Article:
The process known as hydraulic fracturing, or "fracking", has become a popular way to reach oil reservoirs that would have otherwise been unattainable, as it lies beneath layers of rock and sentiment.
The natural gas gathered from the fracking wells has lowered the price of the commodity, but are the dangers these wells pose to our health and nature environment worth having a little extra coin?
A hydraulic fracture is performed by pumping "fracturing fluid" into the wellbore; this "fracturing fluid" increases the pressure in the well to exceed that of the fracture gradient of the rock. The rock cracks and the fracture fluid continue farther into the rock and sentiment, extending the crack farther. Operators of these wells usually try to maintain a "fracture width", in order to slow its decline, during most fracking operations other materials known as proppants are injected along with the fluid, materials, such as grains of sand, ceramic, and other particulates, are pumped into the fractures to prevent the them from closing when the injection is stopped.
Many have considered operations such as this extremely risky; many individuals have linked active hydraulic fracturing sites to earthquakes and other seismic activity, while others have reported chemicals from excess "fracturing fluid" and gasoline in their drinking water. I had the chance to interview Matthew Wagner and other members of the Warren 99 percent movement to discuss the issues and concerns about fracking that have been plaguing the minds of local citizens.
In the dimly lit dining room of a locally owned restaurant, Matthew Wagner, John Williams and I discussed what kinds of problems hydraulic, and other types of fracking might cause for the citizens of Ohioans, and the United States at large.
After some introductions and other pleasantries Matthew and John quickly and convincingly made their case. "What most people aren't aware of is the fact that the chemicals these companies are using to open up these reservoirs' are extremely toxic, in fact some of these chemicals have been directly linked to different cancers and gallbladder aliments, and in many cases these chemicals leech into the wells and water springs that many local residents rely on for water". Said Matthew in between sips from his coffee, "around 200 different chemicals are concocted and mixed together before being pumped into the same ground we get our drinking water from".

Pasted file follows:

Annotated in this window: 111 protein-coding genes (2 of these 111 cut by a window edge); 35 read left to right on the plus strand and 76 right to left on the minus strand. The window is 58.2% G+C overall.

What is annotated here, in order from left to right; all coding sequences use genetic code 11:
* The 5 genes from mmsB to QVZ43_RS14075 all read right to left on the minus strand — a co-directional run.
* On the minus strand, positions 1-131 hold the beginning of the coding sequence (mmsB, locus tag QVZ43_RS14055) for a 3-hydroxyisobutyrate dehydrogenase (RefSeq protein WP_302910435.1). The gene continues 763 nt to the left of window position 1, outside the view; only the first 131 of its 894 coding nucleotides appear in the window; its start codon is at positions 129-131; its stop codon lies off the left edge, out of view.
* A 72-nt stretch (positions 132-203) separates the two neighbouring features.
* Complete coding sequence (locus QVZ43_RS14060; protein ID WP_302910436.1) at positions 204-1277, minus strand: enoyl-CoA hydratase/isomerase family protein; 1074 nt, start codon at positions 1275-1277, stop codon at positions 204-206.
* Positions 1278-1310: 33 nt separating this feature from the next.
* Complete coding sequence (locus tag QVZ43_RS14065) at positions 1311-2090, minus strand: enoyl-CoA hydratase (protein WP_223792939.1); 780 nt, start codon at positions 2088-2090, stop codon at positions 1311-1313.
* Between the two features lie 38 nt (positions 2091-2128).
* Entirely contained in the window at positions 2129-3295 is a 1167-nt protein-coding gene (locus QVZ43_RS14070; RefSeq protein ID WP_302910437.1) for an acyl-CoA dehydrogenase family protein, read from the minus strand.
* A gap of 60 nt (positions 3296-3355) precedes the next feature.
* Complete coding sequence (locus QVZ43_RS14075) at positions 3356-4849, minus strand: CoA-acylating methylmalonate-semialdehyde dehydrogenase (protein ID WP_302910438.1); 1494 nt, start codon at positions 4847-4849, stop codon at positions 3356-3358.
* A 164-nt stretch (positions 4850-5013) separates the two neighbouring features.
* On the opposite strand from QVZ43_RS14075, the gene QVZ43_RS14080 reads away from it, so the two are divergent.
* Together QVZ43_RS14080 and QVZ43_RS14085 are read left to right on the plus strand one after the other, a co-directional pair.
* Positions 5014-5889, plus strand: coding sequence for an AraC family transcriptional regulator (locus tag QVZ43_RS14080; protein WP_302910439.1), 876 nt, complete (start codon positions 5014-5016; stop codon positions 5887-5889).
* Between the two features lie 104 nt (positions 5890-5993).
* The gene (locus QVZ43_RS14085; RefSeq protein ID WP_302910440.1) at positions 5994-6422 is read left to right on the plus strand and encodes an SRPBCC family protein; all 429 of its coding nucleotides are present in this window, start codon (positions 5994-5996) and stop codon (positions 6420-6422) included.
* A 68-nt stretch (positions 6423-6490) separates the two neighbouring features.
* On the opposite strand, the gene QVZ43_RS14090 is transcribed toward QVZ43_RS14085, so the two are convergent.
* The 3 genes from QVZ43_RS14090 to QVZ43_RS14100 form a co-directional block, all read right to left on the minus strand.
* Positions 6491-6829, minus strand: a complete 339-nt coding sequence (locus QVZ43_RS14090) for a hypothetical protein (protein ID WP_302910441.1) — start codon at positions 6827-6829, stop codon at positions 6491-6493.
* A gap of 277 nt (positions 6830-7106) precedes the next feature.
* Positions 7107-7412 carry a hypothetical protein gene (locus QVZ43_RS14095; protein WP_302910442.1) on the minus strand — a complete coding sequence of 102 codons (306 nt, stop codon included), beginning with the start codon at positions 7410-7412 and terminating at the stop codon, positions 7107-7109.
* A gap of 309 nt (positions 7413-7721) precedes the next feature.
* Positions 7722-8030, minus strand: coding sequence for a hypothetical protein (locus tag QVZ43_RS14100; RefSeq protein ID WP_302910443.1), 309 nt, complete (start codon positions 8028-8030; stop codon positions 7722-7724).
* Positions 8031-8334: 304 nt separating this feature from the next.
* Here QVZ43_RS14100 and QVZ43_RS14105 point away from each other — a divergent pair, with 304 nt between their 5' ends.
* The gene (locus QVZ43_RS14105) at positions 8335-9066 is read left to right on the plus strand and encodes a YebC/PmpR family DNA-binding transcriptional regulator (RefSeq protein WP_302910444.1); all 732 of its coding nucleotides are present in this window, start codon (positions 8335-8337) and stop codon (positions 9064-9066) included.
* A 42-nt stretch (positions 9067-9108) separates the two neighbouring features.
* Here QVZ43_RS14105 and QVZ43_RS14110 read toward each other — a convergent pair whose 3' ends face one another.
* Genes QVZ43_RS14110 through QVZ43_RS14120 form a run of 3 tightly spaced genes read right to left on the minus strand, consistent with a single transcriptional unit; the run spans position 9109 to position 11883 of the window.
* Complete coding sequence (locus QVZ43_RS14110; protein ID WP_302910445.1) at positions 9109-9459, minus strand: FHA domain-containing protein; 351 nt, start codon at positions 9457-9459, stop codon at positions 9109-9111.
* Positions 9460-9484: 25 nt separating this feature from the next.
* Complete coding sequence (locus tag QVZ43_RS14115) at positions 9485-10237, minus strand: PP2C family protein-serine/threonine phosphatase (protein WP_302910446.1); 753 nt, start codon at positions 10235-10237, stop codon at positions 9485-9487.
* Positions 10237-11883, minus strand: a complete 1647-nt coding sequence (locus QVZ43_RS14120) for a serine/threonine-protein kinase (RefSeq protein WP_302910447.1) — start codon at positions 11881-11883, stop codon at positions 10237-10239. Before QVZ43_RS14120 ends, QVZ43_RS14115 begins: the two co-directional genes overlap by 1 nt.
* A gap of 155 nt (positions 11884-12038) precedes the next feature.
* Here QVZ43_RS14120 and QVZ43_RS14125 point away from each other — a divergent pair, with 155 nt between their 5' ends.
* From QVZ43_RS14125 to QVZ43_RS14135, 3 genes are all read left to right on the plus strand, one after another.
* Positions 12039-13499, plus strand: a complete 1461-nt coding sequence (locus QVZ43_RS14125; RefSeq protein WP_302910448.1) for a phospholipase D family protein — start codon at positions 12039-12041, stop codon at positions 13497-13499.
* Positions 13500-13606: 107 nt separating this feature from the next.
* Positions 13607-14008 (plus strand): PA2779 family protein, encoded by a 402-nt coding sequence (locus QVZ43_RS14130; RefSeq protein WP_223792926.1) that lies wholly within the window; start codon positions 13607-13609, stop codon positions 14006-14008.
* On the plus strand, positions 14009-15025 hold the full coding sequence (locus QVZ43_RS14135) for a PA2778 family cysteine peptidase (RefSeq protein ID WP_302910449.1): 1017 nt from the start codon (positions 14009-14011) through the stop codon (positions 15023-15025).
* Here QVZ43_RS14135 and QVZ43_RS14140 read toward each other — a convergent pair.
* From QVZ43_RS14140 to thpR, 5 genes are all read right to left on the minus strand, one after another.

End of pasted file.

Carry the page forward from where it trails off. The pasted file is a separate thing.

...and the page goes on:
Claims of tainted ground water as a result of hydraulic fracking certainly isn't unheard of.
In fact, 11 families from the town of Dimock, Pa., sought lawful action against the Cabot Oil & Gas Corp, after the families claimed the company contaminated the residents ground water with chemicals such as methane, xenon, and radium. However, that suit was dismissed earlier this year.
And the most surprising part of this puzzle to me is the fact that even if we removed all of the oil from the rock formations under our great state, we would only have enough petrol and petrol products to fuel the United States for two measly years.
So I ask you this fellow citizens of Ohio, is all of this destruction of the environment and personal health really worth the carbon emitting oil?
Of course, the balancing argument is that this carbon-emitting natural gas is also emitting big pay checks for leasing rights to many Trumbull County landowners. And the drilling is bringing much-needed jobs to this economically starved Valley.
But we must ask are we already paying the price for our drilling addiction, and with so many viable alternative fuel sources available for use?